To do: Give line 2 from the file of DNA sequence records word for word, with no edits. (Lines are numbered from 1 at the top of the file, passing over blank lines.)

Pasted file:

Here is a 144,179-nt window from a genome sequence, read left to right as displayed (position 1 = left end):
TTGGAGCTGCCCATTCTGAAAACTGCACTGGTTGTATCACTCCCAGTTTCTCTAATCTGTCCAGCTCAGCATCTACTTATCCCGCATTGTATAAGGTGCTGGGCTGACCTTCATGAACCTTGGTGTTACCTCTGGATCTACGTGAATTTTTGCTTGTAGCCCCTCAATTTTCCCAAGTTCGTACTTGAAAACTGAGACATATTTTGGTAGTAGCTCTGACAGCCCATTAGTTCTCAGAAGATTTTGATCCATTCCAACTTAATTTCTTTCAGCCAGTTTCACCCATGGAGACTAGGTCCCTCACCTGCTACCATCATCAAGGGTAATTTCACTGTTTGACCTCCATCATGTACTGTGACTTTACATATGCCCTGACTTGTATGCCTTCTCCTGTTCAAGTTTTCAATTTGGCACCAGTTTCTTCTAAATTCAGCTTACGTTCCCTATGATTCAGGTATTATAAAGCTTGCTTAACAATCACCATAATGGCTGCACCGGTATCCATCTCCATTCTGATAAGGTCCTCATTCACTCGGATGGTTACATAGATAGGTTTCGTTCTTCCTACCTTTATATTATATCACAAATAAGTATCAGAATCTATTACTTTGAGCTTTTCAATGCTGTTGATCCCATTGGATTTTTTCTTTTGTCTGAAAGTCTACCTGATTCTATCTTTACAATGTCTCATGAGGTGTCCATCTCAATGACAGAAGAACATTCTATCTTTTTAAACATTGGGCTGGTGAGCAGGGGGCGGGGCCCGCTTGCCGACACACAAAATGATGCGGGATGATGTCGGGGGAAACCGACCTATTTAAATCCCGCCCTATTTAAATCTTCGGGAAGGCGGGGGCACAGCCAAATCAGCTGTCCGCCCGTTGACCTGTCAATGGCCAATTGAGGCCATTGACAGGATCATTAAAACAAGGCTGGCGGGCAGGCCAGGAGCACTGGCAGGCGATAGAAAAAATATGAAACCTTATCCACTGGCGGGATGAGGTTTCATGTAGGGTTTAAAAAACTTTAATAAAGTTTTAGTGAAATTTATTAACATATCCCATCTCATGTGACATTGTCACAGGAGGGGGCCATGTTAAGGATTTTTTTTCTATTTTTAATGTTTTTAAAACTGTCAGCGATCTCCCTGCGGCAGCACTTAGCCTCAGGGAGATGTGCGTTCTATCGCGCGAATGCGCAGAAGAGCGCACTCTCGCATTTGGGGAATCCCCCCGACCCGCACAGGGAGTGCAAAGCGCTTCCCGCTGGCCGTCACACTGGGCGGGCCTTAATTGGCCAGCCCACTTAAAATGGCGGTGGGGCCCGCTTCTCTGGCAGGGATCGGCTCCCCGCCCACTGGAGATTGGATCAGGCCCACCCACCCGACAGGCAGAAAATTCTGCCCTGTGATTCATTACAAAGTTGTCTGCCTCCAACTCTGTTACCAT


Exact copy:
TTGGAGCTGCCCATTCTGAAAACTGCACTGGTTGTATCACTCCCAGTTTCTCTAATCTGTCCAGCTCAGCATCTACTTATCCCGCATTGTATAAGGTGCTGGGCTGACCTTCATGAACCTTGGTGTTACCTCTGGATCTACGTGAATTTTTGCTTGTAGCCCCTCAATTTTCCCAAGTTCGTACTTGAAAACTGAGACATATTTTGGTAGTAGCTCTGACAGCCCATTAGTTCTCAGAAGATTTTGATCCATTCCAACTTAATTTCTTTCAGCCAGTTTCACCCATGGAGACTAGGTCCCTCACCTGCTACCATCATCAAGGGTAATTTCACTGTTTGACCTCCATCATGTACTGTGACTTTACATATGCCCTGACTTGTATGCCTTCTCCTGTTCAAGTTTTCAATTTGGCACCAGTTTCTTCTAAATTCAGCTTACGTTCCCTATGATTCAGGTATTATAAAGCTTGCTTAACAATCACCATAATGGCTGCACCGGTATCCATCTCCATTCTGATAAGGTCCTCATTCACTCGGATGGTTACATAGATAGGTTTCGTTCTTCCTACCTTTATATTATATCACAAATAAGTATCAGAATCTATTACTTTGAGCTTTTCAATGCTGTTGATCCCATTGGATTTTTTCTTTTGTCTGAAAGTCTACCTGATTCTATCTTTACAATGTCTCATGAGGTGTCCATCTCAATGACAGAAGAACATTCTATCTTTTTAAACATTGGGCTGGTGAGCAGGGGGCGGGGCCCGCTTGCCGACACACAAAATGATGCGGGATGATGTCGGGGGAAACCGACCTATTTAAATCCCGCCCTATTTAAATCTTCGGGAAGGCGGGGGCACAGCCAAATCAGCTGTCCGCCCGTTGACCTGTCAATGGCCAATTGAGGCCATTGACAGGATCATTAAAACAAGGCTGGCGGGCAGGCCAGGAGCACTGGCAGGCGATAGAAAAAATATGAAACCTTATCCACTGGCGGGATGAGGTTTCATGTAGGGTTTAAAAAACTTTAATAAAGTTTTAGTGAAATTTATTAACATATCCCATCTCATGTGACATTGTCACAGGAGGGGGCCATGTTAAGGATTTTTTTTCTATTTTTAATGTTTTTAAAACTGTCAGCGATCTCCCTGCGGCAGCACTTAGCCTCAGGGAGATGTGCGTTCTATCGCGCGAATGCGCAGAAGAGCGCACTCTCGCATTTGGGGAATCCCCCCGACCCGCACAGGGAGTGCAAAGCGCTTCCCGCTGGCCGTCACACTGGGCGGGCCTTAATTGGCCAGCCCACTTAAAATGGCGGTGGGGCCCGCTTCTCTGGCAGGGATCGGCTCCCCGCCCACTGGAGATTGGATCAGGCCCACCCACCCGACAGGCAGAAAATTCTGCCCTGTGATTCATTACAAAGTTGTCTGCCTCCAACTCTGTTACCAT